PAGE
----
In a world where employees regularly access resources and services in a multi-cloud IT environment that can be connected to by BYOD equipment, corporate firewalls and VPNs are no longer enough to provide sufficiently robust network security. The zero trust security model continues to gain traction as an answer to the new landscape of perimeterless security. This article briefly reviews the zero trust model and highlights the central role identity and access management (IAM) plays in supporting such a model.
The traditional perimeter approach to security attempts to build a wall between internal trusted resources on your local network and external untrusted resources on the Internet. The implementation of a perimeter approach typically involves establishing network zones with resources classed as privileged, trusted, demilitarized, or on the Internet. Within the demilitarized zone, companies place their riskier external-facing IT resources, such as VPN gateways and web servers.
The speed at which network perimeters have dissolved at most organizations calls for a new approach, though. Hosts on an internal trusted network can now directly communicate with untrusted hosts. Hackers can breach the perimeter through single points of failure and easily move laterally through a trusted network until they get the data they want.
The zero trust model has a simple message: trust nothing on the network and always verify access requests. It doesn’t matter if an individual or device requesting access to resources is inside or outside the network—nothing is ever trusted by default.
The zero trust model originated as far back as April 1994. However, security professional John Kindervag popularized the approach and outlined it in a 2010 paper entitled, “No More Chewy Centers: Introducing The Zero Trust Model Of Information Security”.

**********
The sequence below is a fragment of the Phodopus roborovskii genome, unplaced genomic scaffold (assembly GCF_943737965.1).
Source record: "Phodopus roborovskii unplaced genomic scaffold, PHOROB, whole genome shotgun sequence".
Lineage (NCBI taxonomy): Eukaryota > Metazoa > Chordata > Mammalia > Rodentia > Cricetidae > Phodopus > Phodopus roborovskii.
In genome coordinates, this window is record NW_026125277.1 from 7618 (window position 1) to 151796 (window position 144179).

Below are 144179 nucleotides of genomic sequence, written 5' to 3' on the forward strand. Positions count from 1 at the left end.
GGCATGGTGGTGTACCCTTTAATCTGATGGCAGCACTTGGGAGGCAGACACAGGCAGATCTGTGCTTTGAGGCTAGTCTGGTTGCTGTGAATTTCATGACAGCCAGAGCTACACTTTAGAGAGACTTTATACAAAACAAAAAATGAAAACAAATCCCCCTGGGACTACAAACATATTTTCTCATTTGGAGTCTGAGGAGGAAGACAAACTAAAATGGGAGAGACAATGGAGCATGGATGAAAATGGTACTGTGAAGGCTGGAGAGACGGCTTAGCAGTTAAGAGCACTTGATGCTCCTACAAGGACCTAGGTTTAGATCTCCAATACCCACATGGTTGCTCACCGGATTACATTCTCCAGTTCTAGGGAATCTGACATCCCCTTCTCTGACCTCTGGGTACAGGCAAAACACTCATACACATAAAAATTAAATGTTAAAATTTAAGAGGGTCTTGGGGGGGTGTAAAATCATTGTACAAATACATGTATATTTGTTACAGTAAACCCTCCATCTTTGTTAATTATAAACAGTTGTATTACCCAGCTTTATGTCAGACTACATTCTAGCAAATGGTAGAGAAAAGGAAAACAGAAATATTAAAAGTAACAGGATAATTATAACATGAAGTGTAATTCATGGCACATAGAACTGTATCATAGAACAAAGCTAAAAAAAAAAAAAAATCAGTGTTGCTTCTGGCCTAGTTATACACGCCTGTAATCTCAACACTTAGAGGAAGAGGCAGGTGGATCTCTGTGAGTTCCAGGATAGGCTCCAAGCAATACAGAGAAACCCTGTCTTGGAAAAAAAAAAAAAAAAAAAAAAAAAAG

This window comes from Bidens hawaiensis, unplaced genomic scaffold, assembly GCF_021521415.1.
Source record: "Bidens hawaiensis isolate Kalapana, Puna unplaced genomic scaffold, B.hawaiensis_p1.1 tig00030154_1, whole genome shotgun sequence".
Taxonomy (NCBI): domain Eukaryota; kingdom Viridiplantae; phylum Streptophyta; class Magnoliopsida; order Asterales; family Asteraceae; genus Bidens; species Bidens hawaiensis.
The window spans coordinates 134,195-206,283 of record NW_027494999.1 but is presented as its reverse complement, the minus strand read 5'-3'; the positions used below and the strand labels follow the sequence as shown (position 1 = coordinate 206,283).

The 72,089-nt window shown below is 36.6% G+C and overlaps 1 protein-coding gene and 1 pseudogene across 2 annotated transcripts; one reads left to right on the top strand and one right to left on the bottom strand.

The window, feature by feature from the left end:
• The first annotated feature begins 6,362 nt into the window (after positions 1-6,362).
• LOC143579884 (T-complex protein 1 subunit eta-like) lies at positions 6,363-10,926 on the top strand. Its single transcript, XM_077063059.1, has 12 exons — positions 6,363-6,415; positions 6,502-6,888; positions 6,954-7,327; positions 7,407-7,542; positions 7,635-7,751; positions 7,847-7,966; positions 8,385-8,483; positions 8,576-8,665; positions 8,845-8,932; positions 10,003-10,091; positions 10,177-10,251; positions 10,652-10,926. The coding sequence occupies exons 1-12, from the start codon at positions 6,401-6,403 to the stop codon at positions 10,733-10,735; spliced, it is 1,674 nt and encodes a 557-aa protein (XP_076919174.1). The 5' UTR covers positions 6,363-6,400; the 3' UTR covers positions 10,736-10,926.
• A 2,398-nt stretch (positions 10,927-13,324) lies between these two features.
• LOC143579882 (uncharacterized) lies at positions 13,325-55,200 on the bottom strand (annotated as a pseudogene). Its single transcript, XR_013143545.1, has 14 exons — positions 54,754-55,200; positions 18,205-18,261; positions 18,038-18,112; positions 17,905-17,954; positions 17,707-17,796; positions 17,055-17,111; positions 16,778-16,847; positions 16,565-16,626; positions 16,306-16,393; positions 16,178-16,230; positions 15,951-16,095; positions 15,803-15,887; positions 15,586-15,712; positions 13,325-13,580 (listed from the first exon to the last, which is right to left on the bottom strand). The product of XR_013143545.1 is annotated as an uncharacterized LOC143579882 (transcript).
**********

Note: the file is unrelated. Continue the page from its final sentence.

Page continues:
A primary outcome of zero trust is that even in cases where a user or device becomes compromised, it’ll be difficult for hackers to move through the network and gain access to sensitive information because they’ll need to prove who they are at every step rather than receiving automatic trust. In this sense, zero trust provides damage containment.
When building a zero trust architecture, you attempt to shift from trusting users and devices by default to requiring explicit verification continuously. The common factor across all access requests to corporate resources, including data and applications, is the user requesting the access.
User identity data is key to ensuring the right people get the right level of access and that this access is continuously monitored. Well-defined policies must intelligently define when to grant or restrict access. In fact, many cybersecurity analysts now regard identity as the new perimeter.
With user identity at the center of a zero trust model, it’s clear that IAM controls and policies are crucial in providing access while maintaining a robust level of security on your network. Zero trust models must depend on contextual risk scores that use all relevant information available to allow or block access. This context needs to include the identity of the user, the user’s normal patterns of access, and the sensitivity of the information being requested.